Monday, June 8, 2009

Most cars these days come with a decent stereo, with at least a cd player and a radio; but not everyone drives a recent car. My current vehicle happens to be a pickup truck over 10 years old, so it only has a radio. I was disappointed when I first discovered that there was no input jack on the stereo, and I couldn't afford to put in a new one. Fortunately, I found a way around the problem that allows you to play cd's, audio cassettes, and even your iPod over your radio, without having to buy any expensive equipment.

The secret is a little device that transmits sound from an audio device -- cd player, iPod, etc. -- to your radio. It's like having a radio station in your car. You simply plug it into the headphone jack of your audio player, turn it on, and tune your radio to the appropriate channel. The most popular of these devices is probably the iRiver, but there are plenty of competing brands. I have an iRock, similar to the one seen here (mine looks less flashy, but allows you to broadcast on more frequencies). Both of them allow you to broadcast your music on various FM frequencies, so if you run into interference from local radio stations, you can simply switch to alternate, less crowded frequency. The iRiver is better -- it allows you to transmit on any FM frequency, and, from the reviews, it probably gives better sound quality -- except that it can't operate off of batteries.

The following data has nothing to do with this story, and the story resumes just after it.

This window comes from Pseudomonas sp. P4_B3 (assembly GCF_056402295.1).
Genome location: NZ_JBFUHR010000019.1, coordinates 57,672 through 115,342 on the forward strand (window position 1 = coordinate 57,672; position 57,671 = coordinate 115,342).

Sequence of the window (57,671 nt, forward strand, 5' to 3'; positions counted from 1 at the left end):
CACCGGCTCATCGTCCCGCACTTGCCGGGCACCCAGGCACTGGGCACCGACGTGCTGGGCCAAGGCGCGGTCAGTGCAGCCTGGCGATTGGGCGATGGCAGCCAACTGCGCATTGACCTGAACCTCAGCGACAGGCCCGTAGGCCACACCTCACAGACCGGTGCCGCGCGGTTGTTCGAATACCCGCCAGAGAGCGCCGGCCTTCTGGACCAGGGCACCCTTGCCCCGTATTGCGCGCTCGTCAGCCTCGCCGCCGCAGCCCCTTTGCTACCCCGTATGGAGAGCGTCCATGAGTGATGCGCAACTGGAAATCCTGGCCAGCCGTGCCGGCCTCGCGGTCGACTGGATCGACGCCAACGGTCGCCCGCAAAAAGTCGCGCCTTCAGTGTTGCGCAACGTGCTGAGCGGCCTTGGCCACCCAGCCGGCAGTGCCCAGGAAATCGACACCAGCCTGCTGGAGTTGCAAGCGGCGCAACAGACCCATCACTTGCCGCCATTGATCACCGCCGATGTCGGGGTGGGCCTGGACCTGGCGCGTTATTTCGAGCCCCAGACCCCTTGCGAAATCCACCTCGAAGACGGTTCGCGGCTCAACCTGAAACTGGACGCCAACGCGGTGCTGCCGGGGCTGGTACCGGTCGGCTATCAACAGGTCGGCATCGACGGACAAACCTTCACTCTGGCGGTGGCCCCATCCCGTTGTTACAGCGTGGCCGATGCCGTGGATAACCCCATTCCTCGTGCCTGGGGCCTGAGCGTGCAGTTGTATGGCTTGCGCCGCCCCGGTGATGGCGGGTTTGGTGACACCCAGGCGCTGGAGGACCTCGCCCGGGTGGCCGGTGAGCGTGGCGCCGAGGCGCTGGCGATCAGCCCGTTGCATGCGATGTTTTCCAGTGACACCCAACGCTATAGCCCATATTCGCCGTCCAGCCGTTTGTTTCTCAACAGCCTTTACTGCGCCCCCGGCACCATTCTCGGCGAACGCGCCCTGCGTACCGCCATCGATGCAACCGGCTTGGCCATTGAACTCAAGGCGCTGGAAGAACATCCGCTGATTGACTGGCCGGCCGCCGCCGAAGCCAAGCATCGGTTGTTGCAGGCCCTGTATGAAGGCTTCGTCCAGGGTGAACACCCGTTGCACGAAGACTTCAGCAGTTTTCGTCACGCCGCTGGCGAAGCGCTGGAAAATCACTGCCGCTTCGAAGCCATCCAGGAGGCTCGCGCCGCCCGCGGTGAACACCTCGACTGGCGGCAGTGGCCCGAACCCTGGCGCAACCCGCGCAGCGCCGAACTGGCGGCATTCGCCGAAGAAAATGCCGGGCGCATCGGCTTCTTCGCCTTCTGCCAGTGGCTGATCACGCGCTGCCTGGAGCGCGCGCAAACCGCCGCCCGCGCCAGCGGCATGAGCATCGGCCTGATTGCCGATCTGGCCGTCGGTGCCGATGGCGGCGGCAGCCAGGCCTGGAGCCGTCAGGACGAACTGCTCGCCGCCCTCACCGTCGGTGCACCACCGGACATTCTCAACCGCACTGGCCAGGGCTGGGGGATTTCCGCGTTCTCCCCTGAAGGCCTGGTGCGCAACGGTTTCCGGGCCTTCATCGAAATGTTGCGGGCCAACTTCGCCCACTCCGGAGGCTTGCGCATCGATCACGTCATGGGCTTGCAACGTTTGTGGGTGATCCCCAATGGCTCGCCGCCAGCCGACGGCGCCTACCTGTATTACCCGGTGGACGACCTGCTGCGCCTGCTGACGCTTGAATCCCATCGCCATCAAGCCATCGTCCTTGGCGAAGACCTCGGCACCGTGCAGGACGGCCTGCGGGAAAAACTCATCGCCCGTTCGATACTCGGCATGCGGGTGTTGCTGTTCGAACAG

It's cool that this little unit, which is smaller than a mobile phone, can send a signal to your antenna. What's even better is that it doesn't depend on any input from your stereo (except having a radio, which almost all of them do. Even if you have a cd player in your car, you may not have a tape player, or an mp3 player; and even if you have an mp3 player, you may not be able to play music directly from your iPod. This device solves that problem, and any future input methods that may arise. As long as you have a car radio, you can play your music.

This is particularly valuable for me, because I like to listen to audio books; and even though most public libraries have a decent collection, most of them are still on tape. (Libraries do not automatically update their collections to the latest media.) I've learned another trick that enormously expands the possible books that I can listen to. I'll share that discovery tomorrow.

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